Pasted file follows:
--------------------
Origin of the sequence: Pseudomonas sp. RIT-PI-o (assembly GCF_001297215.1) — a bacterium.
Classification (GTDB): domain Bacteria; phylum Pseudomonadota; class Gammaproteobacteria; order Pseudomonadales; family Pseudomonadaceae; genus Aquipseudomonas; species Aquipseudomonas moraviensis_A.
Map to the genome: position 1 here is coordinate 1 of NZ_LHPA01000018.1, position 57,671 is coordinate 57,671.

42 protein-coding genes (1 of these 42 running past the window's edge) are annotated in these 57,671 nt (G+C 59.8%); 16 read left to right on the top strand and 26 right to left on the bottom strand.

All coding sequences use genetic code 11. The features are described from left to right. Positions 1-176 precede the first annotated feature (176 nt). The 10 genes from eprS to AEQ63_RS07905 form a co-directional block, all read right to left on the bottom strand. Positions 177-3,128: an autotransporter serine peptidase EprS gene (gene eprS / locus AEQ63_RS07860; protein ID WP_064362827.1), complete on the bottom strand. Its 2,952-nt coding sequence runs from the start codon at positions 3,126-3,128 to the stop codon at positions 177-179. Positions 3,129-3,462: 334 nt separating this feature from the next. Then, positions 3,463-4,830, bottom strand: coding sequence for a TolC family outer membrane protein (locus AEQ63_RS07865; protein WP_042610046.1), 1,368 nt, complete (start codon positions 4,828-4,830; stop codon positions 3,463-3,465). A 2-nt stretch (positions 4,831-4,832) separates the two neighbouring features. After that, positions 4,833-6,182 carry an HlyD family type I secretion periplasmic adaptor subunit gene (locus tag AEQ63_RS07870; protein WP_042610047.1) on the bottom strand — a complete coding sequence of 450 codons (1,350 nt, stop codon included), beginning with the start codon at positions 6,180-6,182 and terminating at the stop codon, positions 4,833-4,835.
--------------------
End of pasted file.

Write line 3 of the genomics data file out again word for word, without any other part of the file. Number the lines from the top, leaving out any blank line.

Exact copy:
Map to the genome: position 1 here is coordinate 1 of NZ_LHPA01000018.1, position 57,671 is coordinate 57,671.